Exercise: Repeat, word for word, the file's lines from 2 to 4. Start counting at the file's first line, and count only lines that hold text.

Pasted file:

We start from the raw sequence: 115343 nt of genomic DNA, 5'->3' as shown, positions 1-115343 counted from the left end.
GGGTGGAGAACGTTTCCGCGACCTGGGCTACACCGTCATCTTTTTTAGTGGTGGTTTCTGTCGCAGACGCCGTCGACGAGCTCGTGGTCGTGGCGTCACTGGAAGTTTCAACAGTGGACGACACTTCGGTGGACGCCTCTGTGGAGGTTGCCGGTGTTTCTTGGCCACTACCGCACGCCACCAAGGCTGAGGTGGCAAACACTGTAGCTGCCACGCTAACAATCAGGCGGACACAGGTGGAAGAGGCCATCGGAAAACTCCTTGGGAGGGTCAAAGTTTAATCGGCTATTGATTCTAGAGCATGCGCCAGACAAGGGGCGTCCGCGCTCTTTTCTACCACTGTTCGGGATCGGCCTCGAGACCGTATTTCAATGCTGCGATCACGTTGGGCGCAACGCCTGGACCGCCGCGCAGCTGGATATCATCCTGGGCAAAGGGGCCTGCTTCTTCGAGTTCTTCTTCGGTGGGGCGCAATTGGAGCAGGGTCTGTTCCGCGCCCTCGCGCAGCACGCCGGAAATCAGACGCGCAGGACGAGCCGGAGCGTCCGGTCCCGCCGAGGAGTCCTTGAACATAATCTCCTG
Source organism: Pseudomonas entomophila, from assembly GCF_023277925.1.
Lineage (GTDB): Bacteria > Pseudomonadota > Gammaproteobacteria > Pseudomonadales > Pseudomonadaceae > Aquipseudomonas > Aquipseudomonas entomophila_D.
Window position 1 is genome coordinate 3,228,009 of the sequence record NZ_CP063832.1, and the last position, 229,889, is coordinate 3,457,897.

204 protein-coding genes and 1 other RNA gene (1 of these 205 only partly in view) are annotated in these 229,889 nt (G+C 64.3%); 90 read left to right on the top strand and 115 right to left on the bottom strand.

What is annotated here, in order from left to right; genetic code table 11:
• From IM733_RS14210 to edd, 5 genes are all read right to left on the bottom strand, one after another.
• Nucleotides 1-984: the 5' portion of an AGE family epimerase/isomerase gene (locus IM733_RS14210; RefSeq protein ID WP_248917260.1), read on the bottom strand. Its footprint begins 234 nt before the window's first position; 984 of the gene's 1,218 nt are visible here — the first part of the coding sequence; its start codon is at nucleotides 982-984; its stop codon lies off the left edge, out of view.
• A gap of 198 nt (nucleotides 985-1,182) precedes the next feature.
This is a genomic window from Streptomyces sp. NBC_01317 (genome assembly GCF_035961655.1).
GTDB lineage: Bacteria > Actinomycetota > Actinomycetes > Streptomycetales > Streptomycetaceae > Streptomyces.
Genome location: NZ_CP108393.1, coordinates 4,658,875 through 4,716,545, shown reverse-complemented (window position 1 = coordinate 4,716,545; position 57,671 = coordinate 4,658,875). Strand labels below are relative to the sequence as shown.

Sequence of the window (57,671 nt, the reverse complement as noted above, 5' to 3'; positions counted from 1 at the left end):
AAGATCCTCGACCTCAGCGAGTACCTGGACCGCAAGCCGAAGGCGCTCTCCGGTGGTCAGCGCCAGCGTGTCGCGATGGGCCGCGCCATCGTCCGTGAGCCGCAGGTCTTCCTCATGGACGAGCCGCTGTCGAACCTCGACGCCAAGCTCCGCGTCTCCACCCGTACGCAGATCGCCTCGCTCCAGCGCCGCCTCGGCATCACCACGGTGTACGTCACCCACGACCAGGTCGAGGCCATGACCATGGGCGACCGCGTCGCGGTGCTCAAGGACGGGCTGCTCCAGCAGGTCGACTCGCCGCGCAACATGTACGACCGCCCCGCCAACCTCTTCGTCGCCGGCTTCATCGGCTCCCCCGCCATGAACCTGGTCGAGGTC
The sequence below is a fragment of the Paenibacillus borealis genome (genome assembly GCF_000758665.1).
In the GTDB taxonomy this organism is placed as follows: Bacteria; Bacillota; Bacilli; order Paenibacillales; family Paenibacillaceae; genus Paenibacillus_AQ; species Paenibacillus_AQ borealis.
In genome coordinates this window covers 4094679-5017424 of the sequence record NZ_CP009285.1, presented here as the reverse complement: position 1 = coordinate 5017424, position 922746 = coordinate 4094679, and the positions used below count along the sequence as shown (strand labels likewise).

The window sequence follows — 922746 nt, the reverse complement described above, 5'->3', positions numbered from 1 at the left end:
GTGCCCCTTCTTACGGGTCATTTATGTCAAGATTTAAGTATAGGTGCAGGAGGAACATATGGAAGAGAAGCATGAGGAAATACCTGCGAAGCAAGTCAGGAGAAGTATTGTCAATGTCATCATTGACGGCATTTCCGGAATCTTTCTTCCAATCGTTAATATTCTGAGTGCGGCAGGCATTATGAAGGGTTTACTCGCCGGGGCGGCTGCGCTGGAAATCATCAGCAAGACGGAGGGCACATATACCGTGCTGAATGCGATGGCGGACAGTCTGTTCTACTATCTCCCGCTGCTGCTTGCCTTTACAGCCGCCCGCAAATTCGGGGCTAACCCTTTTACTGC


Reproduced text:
GGGTGGAGAACGTTTCCGCGACCTGGGCTACACCGTCATCTTTTTTAGTGGTGGTTTCTGTCGCAGACGCCGTCGACGAGCTCGTGGTCGTGGCGTCACTGGAAGTTTCAACAGTGGACGACACTTCGGTGGACGCCTCTGTGGAGGTTGCCGGTGTTTCTTGGCCACTACCGCACGCCACCAAGGCTGAGGTGGCAAACACTGTAGCTGCCACGCTAACAATCAGGCGGACACAGGTGGAAGAGGCCATCGGAAAACTCCTTGGGAGGGTCAAAGTTTAATCGGCTATTGATTCTAGAGCATGCGCCAGACAAGGGGCGTCCGCGCTCTTTTCTACCACTGTTCGGGATCGGCCTCGAGACCGTATTTCAATGCTGCGATCACGTTGGGCGCAACGCCTGGACCGCCGCGCAGCTGGATATCATCCTGGGCAAAGGGGCCTGCTTCTTCGAGTTCTTCTTCGGTGGGGCGCAATTGGAGCAGGGTCTGTTCCGCGCCCTCGCGCAGCACGCCGGAAATCAGACGCGCAGGACGAGCCGGAGCGTCCGGTCCCGCCGAGGAGTCCTTGAACATAATCTCCTG
Source organism: Pseudomonas entomophila, from assembly GCF_023277925.1.
Lineage (GTDB): Bacteria > Pseudomonadota > Gammaproteobacteria > Pseudomonadales > Pseudomonadaceae > Aquipseudomonas > Aquipseudomonas entomophila_D.